1. Hi Sarah! I’m so glad this helped you so much! And I hope you were able to tell that silly Photoshop that you could get it right 😉

  17. Dear Friends,

    I think I cracked the Twitter Code! Well…at least I have figured out a way to resolve the pixelation issue. On many platforms that designate a certain pixel size, we many times think it is WYSIWYG…so for Twitter we think that 1500 x 500 requirement means that we should develop a 1500 x 500 image (or thereabouts with minor header/footer loss as described in this article) and it should not lose any resolution. However, as I have complained above (as well as others), the new Twitter format appears to upload a perfectly sized image with no loss of quality, but then when you SAVE it completely loses its quality and becomes “pixelated”.

    Well, today when I was once again struggling with this, I selected to use the “Reposition & scale header” slider tool and zoomed in on a certain area. To my surprise, the image did NOT lose any quality when I did this and Saved! Now I did test just very slightly making an adjustment to zoom, but this still resulted in pixelation. However, you don’t need to zoom in that much – about maybe 1/16th of the allowable zoom scale.

    I’m so very excited to have found this workaround, and wanted to share with everyone here in hopes that it will help you resolve your issue as well.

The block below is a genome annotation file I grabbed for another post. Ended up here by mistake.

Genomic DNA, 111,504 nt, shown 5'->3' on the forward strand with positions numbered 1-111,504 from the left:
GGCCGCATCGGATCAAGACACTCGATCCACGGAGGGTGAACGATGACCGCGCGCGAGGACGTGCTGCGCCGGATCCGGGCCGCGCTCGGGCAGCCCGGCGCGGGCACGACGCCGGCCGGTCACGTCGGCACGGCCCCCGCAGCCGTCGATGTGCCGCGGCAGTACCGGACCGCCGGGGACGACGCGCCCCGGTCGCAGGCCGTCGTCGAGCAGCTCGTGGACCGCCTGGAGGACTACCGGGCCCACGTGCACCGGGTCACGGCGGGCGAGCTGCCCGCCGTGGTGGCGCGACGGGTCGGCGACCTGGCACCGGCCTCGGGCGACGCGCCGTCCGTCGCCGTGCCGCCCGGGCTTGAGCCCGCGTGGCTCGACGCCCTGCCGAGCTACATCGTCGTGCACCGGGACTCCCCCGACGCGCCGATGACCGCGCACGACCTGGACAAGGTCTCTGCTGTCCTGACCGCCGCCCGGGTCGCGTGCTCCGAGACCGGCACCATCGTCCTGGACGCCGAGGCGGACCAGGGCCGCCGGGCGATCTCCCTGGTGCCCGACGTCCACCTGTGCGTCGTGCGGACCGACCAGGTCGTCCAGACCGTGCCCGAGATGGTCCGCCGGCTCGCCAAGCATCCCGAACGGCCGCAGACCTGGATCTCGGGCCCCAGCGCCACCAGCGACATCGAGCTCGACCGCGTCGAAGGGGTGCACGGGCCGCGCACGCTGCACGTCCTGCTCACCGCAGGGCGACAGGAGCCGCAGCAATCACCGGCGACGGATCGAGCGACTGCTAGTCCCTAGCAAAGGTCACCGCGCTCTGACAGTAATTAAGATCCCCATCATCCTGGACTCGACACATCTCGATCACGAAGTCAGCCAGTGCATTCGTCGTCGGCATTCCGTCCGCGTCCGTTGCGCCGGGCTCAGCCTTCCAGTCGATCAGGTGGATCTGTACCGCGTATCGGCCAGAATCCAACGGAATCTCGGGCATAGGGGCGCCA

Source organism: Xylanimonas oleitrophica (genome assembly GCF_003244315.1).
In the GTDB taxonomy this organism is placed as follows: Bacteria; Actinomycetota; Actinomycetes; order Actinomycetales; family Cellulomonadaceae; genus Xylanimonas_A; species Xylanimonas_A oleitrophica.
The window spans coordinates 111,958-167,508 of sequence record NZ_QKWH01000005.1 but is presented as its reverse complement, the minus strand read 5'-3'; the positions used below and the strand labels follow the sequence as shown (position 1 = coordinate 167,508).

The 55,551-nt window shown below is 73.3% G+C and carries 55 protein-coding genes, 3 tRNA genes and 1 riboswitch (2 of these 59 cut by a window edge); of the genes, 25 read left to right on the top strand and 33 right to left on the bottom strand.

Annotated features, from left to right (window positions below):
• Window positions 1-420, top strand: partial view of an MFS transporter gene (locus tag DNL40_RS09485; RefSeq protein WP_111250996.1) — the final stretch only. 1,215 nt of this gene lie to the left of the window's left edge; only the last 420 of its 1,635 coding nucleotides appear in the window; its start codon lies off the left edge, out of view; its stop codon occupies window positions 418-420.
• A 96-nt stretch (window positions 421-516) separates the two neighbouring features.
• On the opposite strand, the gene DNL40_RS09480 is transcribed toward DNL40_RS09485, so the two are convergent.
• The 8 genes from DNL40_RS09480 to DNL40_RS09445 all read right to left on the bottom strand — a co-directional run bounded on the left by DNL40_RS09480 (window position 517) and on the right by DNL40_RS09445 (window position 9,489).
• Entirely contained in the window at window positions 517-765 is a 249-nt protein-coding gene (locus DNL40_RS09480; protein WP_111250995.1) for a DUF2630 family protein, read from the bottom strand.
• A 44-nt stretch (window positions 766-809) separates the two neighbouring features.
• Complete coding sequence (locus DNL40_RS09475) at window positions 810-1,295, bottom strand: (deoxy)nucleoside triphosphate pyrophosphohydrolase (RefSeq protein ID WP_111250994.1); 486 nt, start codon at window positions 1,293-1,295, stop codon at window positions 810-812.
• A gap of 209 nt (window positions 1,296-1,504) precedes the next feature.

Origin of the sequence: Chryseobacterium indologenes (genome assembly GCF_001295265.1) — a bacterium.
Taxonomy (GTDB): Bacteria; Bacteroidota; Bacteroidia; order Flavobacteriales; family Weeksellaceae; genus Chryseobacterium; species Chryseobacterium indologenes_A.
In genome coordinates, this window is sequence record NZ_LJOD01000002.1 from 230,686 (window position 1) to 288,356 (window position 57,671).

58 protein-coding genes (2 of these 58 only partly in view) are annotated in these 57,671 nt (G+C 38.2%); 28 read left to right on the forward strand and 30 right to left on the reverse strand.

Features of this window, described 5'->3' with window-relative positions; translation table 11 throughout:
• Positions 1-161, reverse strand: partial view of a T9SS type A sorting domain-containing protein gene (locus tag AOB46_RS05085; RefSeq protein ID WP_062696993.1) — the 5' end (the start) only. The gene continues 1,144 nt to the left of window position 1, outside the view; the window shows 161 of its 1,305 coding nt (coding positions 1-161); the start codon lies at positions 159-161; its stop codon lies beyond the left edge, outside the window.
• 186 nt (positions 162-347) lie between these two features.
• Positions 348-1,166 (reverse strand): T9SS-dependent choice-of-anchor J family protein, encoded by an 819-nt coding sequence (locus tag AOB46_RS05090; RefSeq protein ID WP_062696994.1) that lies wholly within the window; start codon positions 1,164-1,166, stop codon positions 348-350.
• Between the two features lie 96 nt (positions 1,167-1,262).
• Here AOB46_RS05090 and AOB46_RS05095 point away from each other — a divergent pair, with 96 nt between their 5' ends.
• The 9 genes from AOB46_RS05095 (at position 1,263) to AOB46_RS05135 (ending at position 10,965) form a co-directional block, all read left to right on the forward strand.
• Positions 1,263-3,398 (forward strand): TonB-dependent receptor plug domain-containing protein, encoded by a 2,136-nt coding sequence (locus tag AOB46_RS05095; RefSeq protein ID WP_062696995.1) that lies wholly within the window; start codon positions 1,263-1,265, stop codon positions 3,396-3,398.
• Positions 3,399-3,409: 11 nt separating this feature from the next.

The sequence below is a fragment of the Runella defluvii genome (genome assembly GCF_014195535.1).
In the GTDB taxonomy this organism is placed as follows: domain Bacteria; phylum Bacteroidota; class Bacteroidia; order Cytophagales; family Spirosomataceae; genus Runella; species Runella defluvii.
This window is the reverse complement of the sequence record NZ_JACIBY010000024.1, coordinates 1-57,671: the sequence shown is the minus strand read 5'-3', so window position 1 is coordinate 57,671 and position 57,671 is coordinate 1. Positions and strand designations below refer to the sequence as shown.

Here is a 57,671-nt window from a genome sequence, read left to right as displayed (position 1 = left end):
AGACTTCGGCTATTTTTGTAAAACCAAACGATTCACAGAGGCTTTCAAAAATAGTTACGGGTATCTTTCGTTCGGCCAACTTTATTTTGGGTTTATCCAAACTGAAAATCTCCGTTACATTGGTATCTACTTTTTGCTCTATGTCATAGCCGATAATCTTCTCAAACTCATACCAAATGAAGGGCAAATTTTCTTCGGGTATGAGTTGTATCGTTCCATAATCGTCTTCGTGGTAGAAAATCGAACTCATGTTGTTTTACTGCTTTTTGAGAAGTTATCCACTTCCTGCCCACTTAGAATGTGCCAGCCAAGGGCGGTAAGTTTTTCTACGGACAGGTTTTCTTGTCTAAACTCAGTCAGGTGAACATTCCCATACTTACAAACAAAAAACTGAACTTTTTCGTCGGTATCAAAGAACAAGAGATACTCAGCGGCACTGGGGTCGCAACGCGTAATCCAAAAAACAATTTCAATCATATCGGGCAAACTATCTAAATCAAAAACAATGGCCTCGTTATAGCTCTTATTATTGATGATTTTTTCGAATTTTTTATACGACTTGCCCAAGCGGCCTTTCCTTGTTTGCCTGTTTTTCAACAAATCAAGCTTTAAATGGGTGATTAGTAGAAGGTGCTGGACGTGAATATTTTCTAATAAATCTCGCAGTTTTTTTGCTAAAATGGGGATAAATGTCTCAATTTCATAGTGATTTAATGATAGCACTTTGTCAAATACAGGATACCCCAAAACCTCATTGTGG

1. Thank you so much for checking back in with your experience and update, Paul! I hope this will help others who are experiencing the same thing.

    2. Genius, thanks Paul! This is big news actually. Please post this to other forums if you get a chance? Really really helpful – I’ve been battling with Twitter header quality for months now!

  18. Great Info. thanks Jenn 🙂 but still a big question, twitter filters the cover page when we upload and also reduces the file size, as a result it reduce the quality and really looks weird…suggest me the file format to keep which wont reduce quality.

    1. I always recommend using PNG files rather than JPEG as they hold resolution and color much better. I also advise you to read Paul Estes’ comment from August 11th with his recommendation on file saving to resolve the issue of pixelation and poor quality.

  19. Glad I found this article. I have been struggling with the sizes for Android and iOS devices. It seems like more centralized content on the image will do the trick.

    1. Keeping your content centralized to the header image is definitely important. But then you still “lose” the space where the profile photo goes on mobile… it’s not a universally convertible image between desktop and mobile for sure.

    1. I’m not sure what “length” you’re referring to as 420 vs 360. The visible height area for desktop headers is 360 pixels. But the header should look similar on all desktop devices, though there may be a little fluctuation in the right and left margins depending on screen size/proportions. And, mobile devices should all look the same as each other, though different from the desktop layout.